Flexible and Stretchable Microwave Devices: Design, Fabrication and Applications

A special issue of Micromachines (ISSN 2072-666X). This special issue belongs to the section "D:Materials and Processing".

Deadline for manuscript submissions: closed (20 November 2020) | Viewed by 3225

Special Issue Editors


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Guest Editor
Department of Electrical and Computer Engineering, North Carolina State University, Raleigh, NC 27695, USA
Interests: antennas; applied electromagnetics; microwave systems; 3D printing

Special Issue Information

Dear Colleagues,

The growing interest in wearable wireless electronics and other unconventional wireless applications has created new opportunities for microwave devices that can withstand shape deformations and mechanical strain without impacting performance. A number of challenges remain in realizing these systems. To meet both the electrical and mechanical requirements of these applications, low-loss dielectrics, including textiles and elastomers, are combined with a variety of flexible conductors, including liquid metals; conductive composites; and thin, metallic ribbons. Devices must incorporate anticipated shape deformation into their design in order to maintain their properties during operation. In addition, high-frequency interconnects between conventional rigid electronics and soft electronics remain challenging. At the same time, shape deformation can also enable new functionality. For example, antennas can reconfigure their properties by altering their dimensions and shape. Other microwave devices such as frequency-selective surfaces can deliver new capability via intentional shape deformation, e.g., folding and stretching structures using origami principles or other means.  In light of these recent developments and the remaining challenges, this Special Issue seeks research papers, communications, and review articles that describe advances in flexible and stretchable microwave materials and devices as well as applications of these technologies.

Prof. Jacob J. Adams
Prof. Huanyu (Larry) Cheng
Guest Editors

Manuscript Submission Information

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Keywords

  • Flexible electronics
  • Microwave
  • RF
  • Antenna
  • Reconfigurable
  • Stretchable
  • Liquid metal
  • Wearable electronics

Published Papers (1 paper)

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Research

15 pages, 3385 KiB  
Article
Direct-Write Spray Coating of a Full-Duplex Antenna for E-Textile Applications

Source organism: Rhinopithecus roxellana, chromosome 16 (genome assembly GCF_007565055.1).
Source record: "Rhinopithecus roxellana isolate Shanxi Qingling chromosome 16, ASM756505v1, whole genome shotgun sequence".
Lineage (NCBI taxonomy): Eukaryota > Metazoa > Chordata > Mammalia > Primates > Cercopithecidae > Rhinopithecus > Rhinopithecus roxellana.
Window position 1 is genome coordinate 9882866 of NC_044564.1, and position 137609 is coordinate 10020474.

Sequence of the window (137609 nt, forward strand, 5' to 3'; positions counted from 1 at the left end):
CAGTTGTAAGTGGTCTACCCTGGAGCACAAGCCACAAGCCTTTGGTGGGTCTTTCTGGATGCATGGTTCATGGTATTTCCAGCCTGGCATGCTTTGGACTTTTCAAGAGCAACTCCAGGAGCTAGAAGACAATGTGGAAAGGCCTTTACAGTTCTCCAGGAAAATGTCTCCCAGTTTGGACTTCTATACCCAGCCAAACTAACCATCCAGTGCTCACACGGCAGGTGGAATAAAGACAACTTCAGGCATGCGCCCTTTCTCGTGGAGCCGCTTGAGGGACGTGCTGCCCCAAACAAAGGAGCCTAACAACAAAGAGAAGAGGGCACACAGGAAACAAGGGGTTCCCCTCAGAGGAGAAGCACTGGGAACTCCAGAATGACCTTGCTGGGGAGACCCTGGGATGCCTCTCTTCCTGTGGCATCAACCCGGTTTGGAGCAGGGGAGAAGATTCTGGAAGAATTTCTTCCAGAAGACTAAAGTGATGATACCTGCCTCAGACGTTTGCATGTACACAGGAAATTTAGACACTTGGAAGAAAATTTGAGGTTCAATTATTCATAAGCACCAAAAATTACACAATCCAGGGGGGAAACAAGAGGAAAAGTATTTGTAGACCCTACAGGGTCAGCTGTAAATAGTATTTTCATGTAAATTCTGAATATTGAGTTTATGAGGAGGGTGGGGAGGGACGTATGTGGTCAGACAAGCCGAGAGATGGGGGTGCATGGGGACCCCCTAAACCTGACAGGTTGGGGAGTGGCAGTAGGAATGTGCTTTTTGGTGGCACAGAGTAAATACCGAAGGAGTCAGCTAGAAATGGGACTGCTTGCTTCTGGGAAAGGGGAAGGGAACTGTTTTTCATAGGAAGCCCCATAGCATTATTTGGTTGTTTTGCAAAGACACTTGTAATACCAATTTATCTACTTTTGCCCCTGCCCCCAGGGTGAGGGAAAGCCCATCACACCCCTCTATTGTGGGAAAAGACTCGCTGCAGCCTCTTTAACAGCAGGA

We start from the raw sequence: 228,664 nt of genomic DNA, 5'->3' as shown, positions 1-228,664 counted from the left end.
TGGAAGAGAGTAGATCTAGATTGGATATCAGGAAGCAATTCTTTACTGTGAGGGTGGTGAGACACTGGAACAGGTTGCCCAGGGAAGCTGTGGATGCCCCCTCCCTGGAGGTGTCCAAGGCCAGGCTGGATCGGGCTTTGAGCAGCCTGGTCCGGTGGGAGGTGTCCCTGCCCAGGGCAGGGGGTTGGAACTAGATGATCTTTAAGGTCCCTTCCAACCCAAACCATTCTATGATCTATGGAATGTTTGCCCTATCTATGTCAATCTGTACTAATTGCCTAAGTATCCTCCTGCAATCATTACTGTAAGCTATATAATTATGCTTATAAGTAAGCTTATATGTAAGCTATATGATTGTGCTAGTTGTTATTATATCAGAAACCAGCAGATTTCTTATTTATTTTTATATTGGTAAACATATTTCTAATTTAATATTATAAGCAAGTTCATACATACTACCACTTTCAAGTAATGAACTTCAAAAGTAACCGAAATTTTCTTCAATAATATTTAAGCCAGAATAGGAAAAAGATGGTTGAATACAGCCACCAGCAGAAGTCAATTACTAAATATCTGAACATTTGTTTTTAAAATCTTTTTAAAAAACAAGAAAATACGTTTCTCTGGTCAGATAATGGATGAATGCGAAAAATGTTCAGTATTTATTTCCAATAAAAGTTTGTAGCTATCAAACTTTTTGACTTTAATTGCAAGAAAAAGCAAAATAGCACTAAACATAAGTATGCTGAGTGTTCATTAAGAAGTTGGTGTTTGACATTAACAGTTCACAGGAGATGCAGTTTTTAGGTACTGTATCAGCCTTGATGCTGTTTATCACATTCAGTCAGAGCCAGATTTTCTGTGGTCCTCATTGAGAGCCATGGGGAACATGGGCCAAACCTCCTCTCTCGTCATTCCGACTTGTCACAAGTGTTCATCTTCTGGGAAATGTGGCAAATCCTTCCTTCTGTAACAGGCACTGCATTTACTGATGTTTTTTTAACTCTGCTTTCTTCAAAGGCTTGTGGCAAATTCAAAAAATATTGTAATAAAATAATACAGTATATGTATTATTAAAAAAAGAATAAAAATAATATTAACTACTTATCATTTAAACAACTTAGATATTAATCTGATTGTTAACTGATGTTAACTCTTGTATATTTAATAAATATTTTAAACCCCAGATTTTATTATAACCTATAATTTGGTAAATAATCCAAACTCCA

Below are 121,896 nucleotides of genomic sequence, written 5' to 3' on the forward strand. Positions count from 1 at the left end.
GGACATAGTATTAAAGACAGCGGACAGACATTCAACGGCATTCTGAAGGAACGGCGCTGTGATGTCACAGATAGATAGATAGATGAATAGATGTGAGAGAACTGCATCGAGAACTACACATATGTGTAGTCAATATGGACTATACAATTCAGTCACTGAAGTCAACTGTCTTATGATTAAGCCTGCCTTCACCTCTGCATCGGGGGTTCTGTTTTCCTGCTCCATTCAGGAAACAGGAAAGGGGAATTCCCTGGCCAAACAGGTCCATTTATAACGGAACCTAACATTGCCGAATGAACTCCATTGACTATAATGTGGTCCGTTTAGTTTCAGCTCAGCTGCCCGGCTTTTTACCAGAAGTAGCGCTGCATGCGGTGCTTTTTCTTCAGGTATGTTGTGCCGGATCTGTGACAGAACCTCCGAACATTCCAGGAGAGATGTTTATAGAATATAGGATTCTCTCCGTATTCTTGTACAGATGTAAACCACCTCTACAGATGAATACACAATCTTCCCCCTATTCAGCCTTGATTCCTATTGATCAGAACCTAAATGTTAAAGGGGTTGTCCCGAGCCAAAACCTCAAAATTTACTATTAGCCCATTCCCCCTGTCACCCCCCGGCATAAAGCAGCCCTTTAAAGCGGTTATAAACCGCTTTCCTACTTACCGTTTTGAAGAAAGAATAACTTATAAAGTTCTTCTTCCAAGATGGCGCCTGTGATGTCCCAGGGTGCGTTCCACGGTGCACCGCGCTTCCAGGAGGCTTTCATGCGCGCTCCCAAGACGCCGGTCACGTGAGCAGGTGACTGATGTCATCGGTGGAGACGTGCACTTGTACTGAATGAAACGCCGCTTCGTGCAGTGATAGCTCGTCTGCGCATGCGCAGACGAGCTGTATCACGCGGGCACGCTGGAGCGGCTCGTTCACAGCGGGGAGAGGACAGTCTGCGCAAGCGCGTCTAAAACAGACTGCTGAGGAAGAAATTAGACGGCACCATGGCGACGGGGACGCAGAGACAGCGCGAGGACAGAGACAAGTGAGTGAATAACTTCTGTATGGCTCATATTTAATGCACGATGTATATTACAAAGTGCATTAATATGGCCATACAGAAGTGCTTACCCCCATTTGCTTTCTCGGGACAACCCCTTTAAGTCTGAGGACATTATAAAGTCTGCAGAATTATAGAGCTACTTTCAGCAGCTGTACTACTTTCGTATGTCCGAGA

by Ying Zhou, Saber Soltani, Braden M. Li, Yuhao Wu, Inhwan Kim, Henry Soewardiman, Douglas H. Werner and Jesse S. Jur
Micromachines 2020, 11(12), 1056; https://doi.org/10.3390/mi11121056 - 29 Nov 2020
Cited by 10 | Viewed by 2740
Abstract
Recent advancements in printing technologies have greatly improved the fabrication efficiency of flexible and wearable electronics. Electronic textiles (E-textiles) garner particular interest because of their innate and desirable properties (i.e., conformability, breathability, fabric hand), which make them the ideal platform for creating wireless [...] Read more.
Recent advancements in printing technologies have greatly improved the fabrication efficiency of flexible and wearable electronics. Electronic textiles (E-textiles) garner particular interest because of their innate and desirable properties (i.e., conformability, breathability, fabric hand), which make them the ideal platform for creating wireless body area networks (WBANs) for wearable healthcare applications. However, current WBANs are limited in use due to a lack of flexible antennas that can provide effective wireless communication and data transfer. In this work, we detail a novel fabrication process for flexible textile-based multifunctional antennas with enhanced dielectric properties. Our fabrication process relies on direct-write printing of a dielectric ink consisting of ultraviolet (UV)-curable acrylates and urethane as well as 4 wt.% 200 nm barium titanate (BT) nanoparticles to enhance the dielectric properties of the naturally porous textile architecture. By controlling the spray-coating process parameters of BT dielectric ink on knit fabrics, the dielectric constant is enhanced from 1.43 to 1.61, while preserving the flexibility and air permeability of the fabric. The novel combination textile substrate shows great flexibility, as only 2 N is required for a 30 mm deformation. The final textile antenna is multifunctional in the sense that it is capable of operating in a full-duplex mode while presenting a relatively high gain of 9.12 dB at 2.3 GHz and a bandwidth of 79 MHz (2.260–2.339 GHz) for each port. Our proposed manufacturing process shows the potential to simplify the assembly of traditionally complex E-textile systems. Full article
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